It is estimated that cloud seeding six major runoff-producing areas within the Colorado River Basin could produce between 1.1 and 1.8 million acre-feet (maf) in the Upper Basin (approximately 10% of the average annual stream flow) and an additional 830,000 acre-feet in the Lower and adjacent basins. Of the total, it has been estimated that approximately 1.7 maf would be available to reduce deficits and meet new demands.

Although there is wide discussion regarding the effectiveness of weather modification since it began in the 1940s, proponents of ongoing projects believe programs in Utah have resulted in precipitation increases between 7 and 20%, at costs of less that $20 per acre-foot, which compares favorably with traditional water resources projects. The programs currently in operation in Colorado and Utah demonstrate the success of weather modification (WxMod) activities there. Ski areas, water authorities, and agricultural users are the most common project sponsors.

There are several good reasons for the Basin States to continue its research on this topic. One of the most important is the 2000-2004 Colorado River droughts, which is a normal part of the climate of the arid Western United States and Colorado River Basin. Others are a general trend toward reduction in snowpack, increased water demands, as well as the growing concern about reductions in precipitation due to inadvertent anthropogenic modification to weather (air pollution). Factors to Consider in deciding how to proceed are that: new projects take 1-3 years to plan; planning is relatively inexpensive; there is a real need for research and project funding; these projects are very cost-effective, and there are existing programs with data that can be leveraged.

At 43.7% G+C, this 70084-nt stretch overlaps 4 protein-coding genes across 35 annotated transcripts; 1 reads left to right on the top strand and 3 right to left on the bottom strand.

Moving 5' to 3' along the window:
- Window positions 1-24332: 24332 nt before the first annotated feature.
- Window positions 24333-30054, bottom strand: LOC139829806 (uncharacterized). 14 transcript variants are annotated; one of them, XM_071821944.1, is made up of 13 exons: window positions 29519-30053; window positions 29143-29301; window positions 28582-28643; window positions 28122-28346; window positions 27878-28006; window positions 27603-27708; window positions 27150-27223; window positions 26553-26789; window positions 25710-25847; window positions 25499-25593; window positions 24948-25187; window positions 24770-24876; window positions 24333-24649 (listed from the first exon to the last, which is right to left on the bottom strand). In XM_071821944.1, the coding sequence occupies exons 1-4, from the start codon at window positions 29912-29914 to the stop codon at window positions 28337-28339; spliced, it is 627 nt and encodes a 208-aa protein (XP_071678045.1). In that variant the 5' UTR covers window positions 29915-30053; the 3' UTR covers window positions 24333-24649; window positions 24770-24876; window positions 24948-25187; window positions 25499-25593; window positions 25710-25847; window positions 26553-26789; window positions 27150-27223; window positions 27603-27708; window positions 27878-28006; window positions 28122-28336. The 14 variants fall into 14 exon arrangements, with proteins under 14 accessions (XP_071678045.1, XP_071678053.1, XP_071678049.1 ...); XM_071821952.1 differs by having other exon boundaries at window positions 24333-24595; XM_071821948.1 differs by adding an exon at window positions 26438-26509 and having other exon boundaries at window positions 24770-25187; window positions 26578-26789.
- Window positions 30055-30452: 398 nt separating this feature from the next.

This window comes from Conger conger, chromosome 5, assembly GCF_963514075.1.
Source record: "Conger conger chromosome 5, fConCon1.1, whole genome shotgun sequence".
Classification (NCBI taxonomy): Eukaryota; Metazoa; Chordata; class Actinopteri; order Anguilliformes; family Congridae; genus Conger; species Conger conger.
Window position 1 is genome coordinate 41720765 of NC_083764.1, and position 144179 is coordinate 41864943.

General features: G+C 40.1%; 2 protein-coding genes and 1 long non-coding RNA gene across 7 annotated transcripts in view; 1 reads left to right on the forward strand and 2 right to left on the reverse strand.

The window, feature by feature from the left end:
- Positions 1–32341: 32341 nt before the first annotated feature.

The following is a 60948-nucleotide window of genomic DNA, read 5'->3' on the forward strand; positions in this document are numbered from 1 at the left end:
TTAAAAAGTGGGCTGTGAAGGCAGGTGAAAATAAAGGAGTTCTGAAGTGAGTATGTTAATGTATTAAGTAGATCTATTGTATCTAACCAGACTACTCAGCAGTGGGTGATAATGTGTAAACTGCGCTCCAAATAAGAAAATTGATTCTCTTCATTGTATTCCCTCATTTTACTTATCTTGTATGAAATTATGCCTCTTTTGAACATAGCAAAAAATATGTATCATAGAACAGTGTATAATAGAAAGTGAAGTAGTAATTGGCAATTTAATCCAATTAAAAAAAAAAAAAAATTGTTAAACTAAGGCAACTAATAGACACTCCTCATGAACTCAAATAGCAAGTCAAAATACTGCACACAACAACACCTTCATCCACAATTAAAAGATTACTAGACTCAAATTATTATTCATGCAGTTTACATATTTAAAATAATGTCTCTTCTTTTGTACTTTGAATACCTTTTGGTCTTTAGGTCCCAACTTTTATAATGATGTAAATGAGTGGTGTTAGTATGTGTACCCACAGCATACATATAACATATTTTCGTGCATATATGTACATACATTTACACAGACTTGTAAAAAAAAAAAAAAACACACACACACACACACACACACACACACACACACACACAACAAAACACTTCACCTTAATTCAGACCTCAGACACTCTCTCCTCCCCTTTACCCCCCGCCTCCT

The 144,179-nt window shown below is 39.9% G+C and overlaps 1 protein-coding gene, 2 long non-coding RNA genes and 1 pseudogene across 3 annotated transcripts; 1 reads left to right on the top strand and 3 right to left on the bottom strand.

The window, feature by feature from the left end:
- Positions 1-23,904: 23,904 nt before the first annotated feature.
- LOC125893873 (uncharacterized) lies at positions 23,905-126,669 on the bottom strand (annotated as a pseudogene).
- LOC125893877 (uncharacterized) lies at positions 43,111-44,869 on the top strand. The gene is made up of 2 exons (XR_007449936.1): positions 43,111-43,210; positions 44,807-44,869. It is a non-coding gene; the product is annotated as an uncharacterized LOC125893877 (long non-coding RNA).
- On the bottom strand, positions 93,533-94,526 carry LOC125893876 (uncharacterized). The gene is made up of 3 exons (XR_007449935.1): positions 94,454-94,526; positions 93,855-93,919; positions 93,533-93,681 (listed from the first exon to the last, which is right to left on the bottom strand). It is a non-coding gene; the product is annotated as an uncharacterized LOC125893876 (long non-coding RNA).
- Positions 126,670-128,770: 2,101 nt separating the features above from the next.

This paper recommends:

  • Further investigation continue as to the availability of WxMod projects in which the Basin States can participate, particularly those focusing on the Upper Basin States of Colorado and Utah;